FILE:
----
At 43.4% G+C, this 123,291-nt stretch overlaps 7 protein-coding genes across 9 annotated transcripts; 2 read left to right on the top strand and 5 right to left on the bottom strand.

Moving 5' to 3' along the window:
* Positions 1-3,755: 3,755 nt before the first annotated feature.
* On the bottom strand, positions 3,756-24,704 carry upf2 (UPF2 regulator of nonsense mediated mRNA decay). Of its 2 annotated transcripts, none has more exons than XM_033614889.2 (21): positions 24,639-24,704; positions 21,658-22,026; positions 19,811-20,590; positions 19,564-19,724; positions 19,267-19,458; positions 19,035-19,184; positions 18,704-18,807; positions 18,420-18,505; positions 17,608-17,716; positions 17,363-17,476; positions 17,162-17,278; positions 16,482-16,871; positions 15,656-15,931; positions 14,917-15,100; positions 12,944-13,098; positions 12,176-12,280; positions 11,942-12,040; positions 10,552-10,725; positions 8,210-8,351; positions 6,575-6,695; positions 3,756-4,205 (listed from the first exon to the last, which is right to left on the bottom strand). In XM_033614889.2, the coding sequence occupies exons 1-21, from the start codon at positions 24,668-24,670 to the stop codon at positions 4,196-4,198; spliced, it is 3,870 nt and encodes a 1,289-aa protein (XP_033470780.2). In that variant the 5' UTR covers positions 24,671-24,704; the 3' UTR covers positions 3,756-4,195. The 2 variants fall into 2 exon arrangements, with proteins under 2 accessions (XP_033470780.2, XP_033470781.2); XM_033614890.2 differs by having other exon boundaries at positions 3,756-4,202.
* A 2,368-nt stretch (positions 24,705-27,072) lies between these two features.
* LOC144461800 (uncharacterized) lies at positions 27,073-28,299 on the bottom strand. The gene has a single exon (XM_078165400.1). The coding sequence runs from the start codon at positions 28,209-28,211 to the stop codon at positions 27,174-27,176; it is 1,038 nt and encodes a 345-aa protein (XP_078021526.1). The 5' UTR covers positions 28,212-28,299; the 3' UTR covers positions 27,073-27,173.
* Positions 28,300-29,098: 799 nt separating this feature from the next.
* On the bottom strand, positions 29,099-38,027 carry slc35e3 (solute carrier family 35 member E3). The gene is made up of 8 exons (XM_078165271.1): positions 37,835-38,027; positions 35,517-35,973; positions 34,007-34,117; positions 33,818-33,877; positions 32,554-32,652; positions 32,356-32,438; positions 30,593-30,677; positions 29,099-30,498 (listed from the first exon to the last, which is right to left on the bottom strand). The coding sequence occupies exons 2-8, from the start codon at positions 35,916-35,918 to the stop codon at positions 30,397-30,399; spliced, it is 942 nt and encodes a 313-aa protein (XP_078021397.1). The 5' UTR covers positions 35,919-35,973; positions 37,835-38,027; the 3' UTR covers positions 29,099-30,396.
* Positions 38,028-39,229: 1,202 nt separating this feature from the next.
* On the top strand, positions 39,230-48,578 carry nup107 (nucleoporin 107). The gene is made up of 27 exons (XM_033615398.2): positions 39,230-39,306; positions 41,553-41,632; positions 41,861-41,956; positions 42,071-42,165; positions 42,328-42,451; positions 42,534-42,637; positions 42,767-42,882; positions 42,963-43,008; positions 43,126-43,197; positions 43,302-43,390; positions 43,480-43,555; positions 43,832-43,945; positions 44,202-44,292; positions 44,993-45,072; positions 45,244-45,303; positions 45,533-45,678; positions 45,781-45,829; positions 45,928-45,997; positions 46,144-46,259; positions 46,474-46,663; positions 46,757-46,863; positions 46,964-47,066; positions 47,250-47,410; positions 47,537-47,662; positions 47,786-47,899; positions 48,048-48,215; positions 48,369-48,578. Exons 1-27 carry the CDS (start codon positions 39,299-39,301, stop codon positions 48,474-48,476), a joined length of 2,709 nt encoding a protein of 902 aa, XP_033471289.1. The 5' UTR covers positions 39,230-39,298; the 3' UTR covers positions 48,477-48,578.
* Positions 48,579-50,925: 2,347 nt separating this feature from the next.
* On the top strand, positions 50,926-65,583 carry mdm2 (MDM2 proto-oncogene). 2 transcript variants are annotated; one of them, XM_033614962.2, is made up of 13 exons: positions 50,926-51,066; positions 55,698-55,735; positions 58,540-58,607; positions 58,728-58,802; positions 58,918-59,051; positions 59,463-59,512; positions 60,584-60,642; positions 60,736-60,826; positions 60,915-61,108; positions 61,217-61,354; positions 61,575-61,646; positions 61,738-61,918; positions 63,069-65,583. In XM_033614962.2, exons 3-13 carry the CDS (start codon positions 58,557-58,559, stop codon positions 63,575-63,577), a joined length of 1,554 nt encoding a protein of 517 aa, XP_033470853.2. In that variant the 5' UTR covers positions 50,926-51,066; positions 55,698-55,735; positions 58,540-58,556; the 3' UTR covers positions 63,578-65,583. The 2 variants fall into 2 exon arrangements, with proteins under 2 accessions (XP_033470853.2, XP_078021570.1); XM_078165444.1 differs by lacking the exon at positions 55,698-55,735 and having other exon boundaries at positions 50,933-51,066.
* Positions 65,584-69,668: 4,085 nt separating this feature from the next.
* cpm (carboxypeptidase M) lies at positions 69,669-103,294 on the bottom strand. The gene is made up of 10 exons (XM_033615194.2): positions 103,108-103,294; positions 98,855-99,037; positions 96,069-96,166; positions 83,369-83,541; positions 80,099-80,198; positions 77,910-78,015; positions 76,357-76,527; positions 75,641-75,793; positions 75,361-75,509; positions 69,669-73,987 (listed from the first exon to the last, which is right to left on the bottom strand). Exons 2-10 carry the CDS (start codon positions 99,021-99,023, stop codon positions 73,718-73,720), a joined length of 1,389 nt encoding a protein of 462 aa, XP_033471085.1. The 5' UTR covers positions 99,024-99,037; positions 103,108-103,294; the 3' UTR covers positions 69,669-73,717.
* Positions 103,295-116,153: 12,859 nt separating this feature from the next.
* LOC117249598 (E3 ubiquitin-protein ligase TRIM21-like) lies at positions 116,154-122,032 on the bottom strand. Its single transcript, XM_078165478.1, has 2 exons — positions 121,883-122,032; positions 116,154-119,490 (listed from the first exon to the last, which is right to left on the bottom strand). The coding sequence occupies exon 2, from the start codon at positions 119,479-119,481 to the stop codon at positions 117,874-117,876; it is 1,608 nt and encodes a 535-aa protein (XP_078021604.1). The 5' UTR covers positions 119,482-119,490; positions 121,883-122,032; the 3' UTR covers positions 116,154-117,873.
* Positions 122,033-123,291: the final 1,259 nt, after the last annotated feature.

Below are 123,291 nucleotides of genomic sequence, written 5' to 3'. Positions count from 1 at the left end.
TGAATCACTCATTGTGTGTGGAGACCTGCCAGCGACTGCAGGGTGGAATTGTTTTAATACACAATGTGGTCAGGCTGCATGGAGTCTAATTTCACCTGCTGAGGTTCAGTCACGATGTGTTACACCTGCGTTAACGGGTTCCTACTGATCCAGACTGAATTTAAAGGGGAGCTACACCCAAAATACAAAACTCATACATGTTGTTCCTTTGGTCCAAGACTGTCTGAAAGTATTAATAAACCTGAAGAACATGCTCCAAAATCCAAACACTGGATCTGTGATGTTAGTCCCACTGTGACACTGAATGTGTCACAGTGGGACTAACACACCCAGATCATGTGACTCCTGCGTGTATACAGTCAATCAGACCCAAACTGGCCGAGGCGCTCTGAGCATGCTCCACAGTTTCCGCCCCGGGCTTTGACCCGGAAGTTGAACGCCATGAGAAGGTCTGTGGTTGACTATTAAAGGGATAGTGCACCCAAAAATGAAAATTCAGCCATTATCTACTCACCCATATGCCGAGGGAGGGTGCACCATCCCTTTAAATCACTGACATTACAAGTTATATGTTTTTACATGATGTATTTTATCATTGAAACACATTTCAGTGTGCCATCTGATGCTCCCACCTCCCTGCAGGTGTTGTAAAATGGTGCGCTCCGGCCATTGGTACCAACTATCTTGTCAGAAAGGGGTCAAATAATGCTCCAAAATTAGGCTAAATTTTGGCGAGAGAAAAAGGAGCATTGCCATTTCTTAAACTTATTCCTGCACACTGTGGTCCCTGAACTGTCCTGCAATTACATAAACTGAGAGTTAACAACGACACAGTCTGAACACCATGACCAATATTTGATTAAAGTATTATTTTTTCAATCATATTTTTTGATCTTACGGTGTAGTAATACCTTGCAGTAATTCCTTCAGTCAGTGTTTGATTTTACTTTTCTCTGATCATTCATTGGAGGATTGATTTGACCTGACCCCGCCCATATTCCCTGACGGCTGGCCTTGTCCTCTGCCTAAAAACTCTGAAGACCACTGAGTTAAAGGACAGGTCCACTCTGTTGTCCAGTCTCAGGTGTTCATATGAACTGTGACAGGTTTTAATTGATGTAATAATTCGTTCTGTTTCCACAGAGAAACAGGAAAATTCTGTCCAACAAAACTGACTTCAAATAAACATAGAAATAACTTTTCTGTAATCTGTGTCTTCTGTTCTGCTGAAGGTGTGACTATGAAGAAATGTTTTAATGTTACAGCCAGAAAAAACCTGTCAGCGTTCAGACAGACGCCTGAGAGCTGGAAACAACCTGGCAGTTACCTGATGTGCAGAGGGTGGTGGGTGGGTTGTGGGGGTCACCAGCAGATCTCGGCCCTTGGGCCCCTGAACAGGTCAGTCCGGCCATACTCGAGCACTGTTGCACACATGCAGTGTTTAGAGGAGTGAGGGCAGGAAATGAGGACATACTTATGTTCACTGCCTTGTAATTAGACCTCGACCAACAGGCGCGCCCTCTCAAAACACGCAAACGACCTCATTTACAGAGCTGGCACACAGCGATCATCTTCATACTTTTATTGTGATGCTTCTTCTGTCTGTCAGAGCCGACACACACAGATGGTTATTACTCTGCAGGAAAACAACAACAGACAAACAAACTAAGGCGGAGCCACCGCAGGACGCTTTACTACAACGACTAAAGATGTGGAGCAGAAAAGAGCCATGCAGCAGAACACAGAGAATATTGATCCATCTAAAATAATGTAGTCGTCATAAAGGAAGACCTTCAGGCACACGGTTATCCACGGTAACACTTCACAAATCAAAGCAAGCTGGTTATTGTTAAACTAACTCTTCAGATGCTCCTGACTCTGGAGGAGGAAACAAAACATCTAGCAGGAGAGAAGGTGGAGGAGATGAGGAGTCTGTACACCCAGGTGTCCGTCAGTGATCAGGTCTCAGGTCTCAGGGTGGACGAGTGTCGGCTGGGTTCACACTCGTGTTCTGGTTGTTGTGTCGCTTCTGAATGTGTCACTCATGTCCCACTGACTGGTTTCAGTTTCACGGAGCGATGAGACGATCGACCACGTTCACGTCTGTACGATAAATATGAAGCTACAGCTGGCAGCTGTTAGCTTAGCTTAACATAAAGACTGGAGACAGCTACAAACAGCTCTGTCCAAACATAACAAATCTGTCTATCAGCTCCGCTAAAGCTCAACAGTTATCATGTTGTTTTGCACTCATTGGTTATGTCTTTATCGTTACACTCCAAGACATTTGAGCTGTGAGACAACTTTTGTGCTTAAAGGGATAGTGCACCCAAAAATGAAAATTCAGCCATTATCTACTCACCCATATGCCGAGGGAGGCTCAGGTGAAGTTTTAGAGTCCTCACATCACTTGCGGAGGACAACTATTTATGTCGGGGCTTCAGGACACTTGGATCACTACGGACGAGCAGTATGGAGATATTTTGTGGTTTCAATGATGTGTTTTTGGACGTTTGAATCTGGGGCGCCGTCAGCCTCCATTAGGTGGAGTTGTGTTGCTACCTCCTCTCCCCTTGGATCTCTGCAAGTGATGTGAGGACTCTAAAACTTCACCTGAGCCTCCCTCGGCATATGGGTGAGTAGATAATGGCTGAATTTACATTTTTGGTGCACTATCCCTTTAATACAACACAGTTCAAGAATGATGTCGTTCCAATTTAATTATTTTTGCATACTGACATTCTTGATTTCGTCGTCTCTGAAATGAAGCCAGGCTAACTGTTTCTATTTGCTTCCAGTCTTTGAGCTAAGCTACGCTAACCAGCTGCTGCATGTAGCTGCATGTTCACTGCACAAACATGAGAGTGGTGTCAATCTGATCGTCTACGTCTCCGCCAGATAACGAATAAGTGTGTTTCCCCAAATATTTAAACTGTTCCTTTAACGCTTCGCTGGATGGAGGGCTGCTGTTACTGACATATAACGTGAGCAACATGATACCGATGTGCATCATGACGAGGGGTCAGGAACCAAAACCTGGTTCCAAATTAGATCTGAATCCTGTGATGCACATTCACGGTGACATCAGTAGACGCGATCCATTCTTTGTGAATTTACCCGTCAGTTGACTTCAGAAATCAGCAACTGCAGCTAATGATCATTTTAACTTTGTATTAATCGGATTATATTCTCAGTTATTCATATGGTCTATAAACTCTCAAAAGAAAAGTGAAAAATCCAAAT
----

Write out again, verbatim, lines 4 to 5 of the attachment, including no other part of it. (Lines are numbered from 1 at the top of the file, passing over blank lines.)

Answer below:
* On the bottom strand, positions 3,756-24,704 carry upf2 (UPF2 regulator of nonsense mediated mRNA decay). Of its 2 annotated transcripts, none has more exons than XM_033614889.2 (21): positions 24,639-24,704; positions 21,658-22,026; positions 19,811-20,590; positions 19,564-19,724; positions 19,267-19,458; positions 19,035-19,184; positions 18,704-18,807; positions 18,420-18,505; positions 17,608-17,716; positions 17,363-17,476; positions 17,162-17,278; positions 16,482-16,871; positions 15,656-15,931; positions 14,917-15,100; positions 12,944-13,098; positions 12,176-12,280; positions 11,942-12,040; positions 10,552-10,725; positions 8,210-8,351; positions 6,575-6,695; positions 3,756-4,205 (listed from the first exon to the last, which is right to left on the bottom strand). In XM_033614889.2, the coding sequence occupies exons 1-21, from the start codon at positions 24,668-24,670 to the stop codon at positions 4,196-4,198; spliced, it is 3,870 nt and encodes a 1,289-aa protein (XP_033470780.2). In that variant the 5' UTR covers positions 24,671-24,704; the 3' UTR covers positions 3,756-4,195. The 2 variants fall into 2 exon arrangements, with proteins under 2 accessions (XP_033470780.2, XP_033470781.2); XM_033614890.2 differs by having other exon boundaries at positions 3,756-4,202.
* A 2,368-nt stretch (positions 24,705-27,072) lies between these two features.